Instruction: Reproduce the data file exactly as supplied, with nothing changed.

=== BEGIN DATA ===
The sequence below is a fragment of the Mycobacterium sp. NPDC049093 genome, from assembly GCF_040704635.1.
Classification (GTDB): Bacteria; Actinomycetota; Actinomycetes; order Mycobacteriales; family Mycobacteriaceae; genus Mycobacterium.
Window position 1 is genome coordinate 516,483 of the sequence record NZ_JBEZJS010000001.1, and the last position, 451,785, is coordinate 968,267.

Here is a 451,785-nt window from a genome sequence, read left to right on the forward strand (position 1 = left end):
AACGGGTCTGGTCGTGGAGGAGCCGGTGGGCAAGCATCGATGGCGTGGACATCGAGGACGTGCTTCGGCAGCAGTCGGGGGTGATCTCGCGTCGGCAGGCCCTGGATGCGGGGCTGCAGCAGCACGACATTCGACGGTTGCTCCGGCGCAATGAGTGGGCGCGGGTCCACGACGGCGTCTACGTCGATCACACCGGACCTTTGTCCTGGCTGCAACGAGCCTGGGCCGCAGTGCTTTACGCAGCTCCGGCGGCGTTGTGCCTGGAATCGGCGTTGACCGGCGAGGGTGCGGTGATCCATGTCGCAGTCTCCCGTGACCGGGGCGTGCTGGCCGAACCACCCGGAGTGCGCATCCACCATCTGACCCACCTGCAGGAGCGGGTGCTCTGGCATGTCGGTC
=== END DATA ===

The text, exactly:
The sequence below is a fragment of the Mycobacterium sp. NPDC049093 genome, from assembly GCF_040704635.1.
Classification (GTDB): Bacteria; Actinomycetota; Actinomycetes; order Mycobacteriales; family Mycobacteriaceae; genus Mycobacterium.
Window position 1 is genome coordinate 516,483 of the sequence record NZ_JBEZJS010000001.1, and the last position, 451,785, is coordinate 968,267.

Here is a 451,785-nt window from a genome sequence, read left to right on the forward strand (position 1 = left end):
AACGGGTCTGGTCGTGGAGGAGCCGGTGGGCAAGCATCGATGGCGTGGACATCGAGGACGTGCTTCGGCAGCAGTCGGGGGTGATCTCGCGTCGGCAGGCCCTGGATGCGGGGCTGCAGCAGCACGACATTCGACGGTTGCTCCGGCGCAATGAGTGGGCGCGGGTCCACGACGGCGTCTACGTCGATCACACCGGACCTTTGTCCTGGCTGCAACGAGCCTGGGCCGCAGTGCTTTACGCAGCTCCGGCGGCGTTGTGCCTGGAATCGGCGTTGACCGGCGAGGGTGCGGTGATCCATGTCGCAGTCTCCCGTGACCGGGGCGTGCTGGCCGAACCACCCGGAGTGCGCATCCACCATCTGACCCACCTGCAGGAGCGGGTGCTCTGGCATGTCGGTC